Join the call for Arroyo's resignation (12/3/2008)


2.Mandelson in 'warm' talks

NOTE: Under President Gloria Arroyo the Philippines has pursued the most extreme pro-GM policy in Asia, even subsidising farmers to grow GM crops. At the same time anti-GM activists have been amongst those slayn in the killings that have scarred political life. (item 1)

Peter Mandelson was Blair's closest ally and has used his position as an EU Commissioner to push GM crop acceptance and to challenge environmental protection measures in developimng countries in the name of free trade. Now this neoliberal hardliner may get to serve another five years (item 2), while some are supporting the idea of Blair being the EU's first President.



The Legal Rights and Natural Resources/Friends of the Earth-Philippines are asking you to join the call for the resignation of Philippine President Gloria Arroyo now.

Filipino people have taken to the streets again in an attempt to oust the President Arroyo, frustrated by a long series of scandals. Allegations of fraud date back to her election in 2004, the infamous 'Hello Garci' tapes, in which president Arroyo is alleged to have sought assurance of an election win of a hundred thousand votes.

There have been 474 political killings in the last three years alone, and more than 180 people have been made to disappear. It is a government which prefers to be supported by large businesses and corporations than local communities; a government that is willing to sell off the country's minerals, forests and lands; and a government who exercises its power over its people like a mafia.

Act now by visiting our website and signing the petition http://www.foei.org/en/get-involved/take-action/arroyo-out/

It only takes two minutes and the Filipino people need your support.

Please pass this message on to your contacts and encourage them to take part.

Thanks for your support.

Debra Broughton
Friends of the Earth International

2.Mandelson in 'warm' talks with old foe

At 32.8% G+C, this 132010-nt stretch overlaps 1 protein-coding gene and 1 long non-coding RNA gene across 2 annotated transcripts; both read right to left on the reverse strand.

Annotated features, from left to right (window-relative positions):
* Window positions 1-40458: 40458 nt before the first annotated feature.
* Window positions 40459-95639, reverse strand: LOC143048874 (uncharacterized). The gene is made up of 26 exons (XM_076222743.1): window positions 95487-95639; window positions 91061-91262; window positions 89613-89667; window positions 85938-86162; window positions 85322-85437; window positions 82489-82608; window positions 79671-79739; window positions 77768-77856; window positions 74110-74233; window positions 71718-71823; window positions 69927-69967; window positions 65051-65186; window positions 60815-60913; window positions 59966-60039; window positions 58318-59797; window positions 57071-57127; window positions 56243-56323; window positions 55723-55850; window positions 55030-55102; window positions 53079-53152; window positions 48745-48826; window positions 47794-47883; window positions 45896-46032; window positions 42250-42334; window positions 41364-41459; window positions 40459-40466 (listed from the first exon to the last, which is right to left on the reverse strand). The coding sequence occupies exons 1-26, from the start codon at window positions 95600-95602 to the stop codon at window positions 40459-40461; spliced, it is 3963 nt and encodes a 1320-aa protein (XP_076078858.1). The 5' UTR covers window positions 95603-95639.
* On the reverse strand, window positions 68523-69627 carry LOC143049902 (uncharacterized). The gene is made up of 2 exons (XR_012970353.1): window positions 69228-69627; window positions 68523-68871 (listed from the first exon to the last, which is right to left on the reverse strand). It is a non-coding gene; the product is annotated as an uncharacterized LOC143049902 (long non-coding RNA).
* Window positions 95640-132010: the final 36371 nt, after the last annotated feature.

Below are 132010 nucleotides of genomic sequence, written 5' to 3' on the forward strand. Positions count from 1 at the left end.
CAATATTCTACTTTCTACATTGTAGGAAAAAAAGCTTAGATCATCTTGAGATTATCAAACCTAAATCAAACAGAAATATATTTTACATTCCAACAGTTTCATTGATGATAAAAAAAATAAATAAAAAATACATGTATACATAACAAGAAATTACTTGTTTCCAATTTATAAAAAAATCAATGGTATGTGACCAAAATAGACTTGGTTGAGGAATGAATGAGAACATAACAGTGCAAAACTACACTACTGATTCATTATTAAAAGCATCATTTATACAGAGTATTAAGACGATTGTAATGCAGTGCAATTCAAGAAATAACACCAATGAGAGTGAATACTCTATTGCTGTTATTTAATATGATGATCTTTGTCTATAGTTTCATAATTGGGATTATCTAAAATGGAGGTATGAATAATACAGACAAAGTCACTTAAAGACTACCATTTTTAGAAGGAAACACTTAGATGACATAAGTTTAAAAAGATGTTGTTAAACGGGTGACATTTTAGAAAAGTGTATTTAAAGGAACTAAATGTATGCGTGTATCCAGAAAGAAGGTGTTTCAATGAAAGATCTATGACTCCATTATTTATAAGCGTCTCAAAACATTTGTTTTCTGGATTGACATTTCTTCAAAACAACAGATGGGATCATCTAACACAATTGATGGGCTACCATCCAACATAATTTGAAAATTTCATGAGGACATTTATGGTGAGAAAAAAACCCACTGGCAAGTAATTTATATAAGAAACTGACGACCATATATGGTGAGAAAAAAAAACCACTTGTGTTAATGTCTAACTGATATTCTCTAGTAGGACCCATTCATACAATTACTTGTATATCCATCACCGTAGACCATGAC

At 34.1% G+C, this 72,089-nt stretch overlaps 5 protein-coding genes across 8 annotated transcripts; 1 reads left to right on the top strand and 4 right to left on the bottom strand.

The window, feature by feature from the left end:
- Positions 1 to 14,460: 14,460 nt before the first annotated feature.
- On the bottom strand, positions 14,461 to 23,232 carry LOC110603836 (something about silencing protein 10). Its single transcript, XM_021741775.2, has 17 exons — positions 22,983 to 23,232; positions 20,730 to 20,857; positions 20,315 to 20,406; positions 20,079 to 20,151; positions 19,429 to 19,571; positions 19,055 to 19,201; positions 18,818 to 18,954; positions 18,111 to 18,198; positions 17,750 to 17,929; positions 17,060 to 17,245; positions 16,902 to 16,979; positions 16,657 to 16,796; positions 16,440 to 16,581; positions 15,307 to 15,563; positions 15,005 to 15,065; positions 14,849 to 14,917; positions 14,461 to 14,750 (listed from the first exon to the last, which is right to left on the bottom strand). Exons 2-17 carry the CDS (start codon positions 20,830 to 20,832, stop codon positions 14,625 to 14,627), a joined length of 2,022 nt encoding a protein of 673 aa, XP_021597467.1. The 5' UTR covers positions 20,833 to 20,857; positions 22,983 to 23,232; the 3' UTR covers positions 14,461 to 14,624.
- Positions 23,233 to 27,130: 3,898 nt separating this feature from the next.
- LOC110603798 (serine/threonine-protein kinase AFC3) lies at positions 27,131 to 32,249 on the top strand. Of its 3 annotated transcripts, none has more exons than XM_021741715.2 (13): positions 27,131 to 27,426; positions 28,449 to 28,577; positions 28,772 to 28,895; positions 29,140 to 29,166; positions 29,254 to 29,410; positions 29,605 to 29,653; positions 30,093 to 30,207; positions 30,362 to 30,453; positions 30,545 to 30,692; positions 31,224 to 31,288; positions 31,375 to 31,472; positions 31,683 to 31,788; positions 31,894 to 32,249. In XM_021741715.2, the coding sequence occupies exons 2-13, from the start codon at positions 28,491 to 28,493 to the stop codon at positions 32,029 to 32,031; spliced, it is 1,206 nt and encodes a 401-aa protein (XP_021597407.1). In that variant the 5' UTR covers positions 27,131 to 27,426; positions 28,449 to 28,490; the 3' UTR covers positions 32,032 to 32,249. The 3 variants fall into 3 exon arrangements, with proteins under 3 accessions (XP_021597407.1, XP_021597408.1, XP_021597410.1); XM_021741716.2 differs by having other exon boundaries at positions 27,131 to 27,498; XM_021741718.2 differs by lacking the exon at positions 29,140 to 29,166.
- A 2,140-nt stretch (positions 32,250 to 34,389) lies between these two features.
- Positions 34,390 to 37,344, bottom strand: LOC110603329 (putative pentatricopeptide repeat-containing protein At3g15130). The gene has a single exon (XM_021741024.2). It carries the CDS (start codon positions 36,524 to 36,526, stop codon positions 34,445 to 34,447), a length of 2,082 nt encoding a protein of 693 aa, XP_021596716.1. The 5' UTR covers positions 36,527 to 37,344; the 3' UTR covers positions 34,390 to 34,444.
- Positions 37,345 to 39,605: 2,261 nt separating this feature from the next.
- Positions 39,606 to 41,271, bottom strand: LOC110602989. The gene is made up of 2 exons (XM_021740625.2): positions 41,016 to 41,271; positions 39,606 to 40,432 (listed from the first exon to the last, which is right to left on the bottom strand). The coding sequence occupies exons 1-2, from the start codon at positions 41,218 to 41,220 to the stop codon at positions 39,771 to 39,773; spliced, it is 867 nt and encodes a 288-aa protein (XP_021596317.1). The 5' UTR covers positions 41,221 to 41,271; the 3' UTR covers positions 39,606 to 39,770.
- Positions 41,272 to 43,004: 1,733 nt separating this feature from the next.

By George Parker, Political Editor
Financial Times, March 10 2008

Gordon Brown has asked Peter Mandelson if he would like to continue as Britain's European Union trade commissioner when his term expires next year, according to officials in Brussels, in a sign that one of politics’ most enduring feuds is coming to an end.

Mr Brown discussed the prospect of Mr Mandelson’s staying on in Brussels during an 80-minute meeting last month, described by both sides as 'warm'.

Brown allies say 2009 election likely - Mar-02MPs find positives alongside negatives - Feb-19Labour donor calls for radical reform - Jan-29Finger-pointing leaves supporters thinking twice - Jan-29Labour struggles to contain new funding row - Jan-27Hain quits UK cabinet ‘to clear name’ - Jan-24One Brussels official said: 'The prime minister asked Peter if he would be interested in staying and, if not, why not? Peter replied that he had not reflected on the matter fully and that it was a decision for next year.'

The rapprochement is extraordinary given that Mr Brown and Mr Mandelson had barely spoken face to face for years before the meeting in Brussels.

Relations between the two have been poisonous since 1994, when Mr Mandelson backed Tony Blair against Mr Brown for the Labour leadership.

While Mr Brown might see a certain attraction in keeping a potential critic out of the way in Brussels, the warming of relations is also a sign that the Labour civil war between Brownites and Blairites is easing.

Mr Mandelson said publicly last year that he would not continue in Brussels when his stint as EU trade commissioner expired in autumn 2009, reflecting his certainty that Mr Brown would not nominate him.

Such was the level of animosity that Mr Mandelson told the Today programme: 'I don’t know whether this is going to come as a disappointment to him, but he can’t actually fire me.' When Mr Brown questioned Mr Mandelson about his outburst on the BBC, the trade commissioner claimed he was jetlagged at the time and 'bounced' into giving an intemperate reply.

Now Mr Mandelson is keeping open the option of remaining in Brussels. Asked whether he might seek a second term, his spokesman said: 'He has not reached a definitive view.'

Number 10 said it did not comment on private discussions but stated: 'It is very early to be talking about who the next commissioner might be.'

Mr Brown has criticised the slow pace of the Doha trade negotiations and wants Europe to go further on offering cuts to farm tariffs. Meanwhile Mr Mandelson, as the EU’s chief negotiator, has sought to balance the interests of free-trade European countries with more protectionist states such as France. Many in Brussels expect the commissioner to take up lucrative jobs in the private sector when his term ends, using his experience and contacts as a trade negotiator.

If Mr Mandelson did serve a second term in the 27-member European Commission, he would not necessarily continue as trade representative. The choice of portfolios is for the Commission president, but Mr Mandelson – as an experienced representative from a large member state – would expect to be given a big job.

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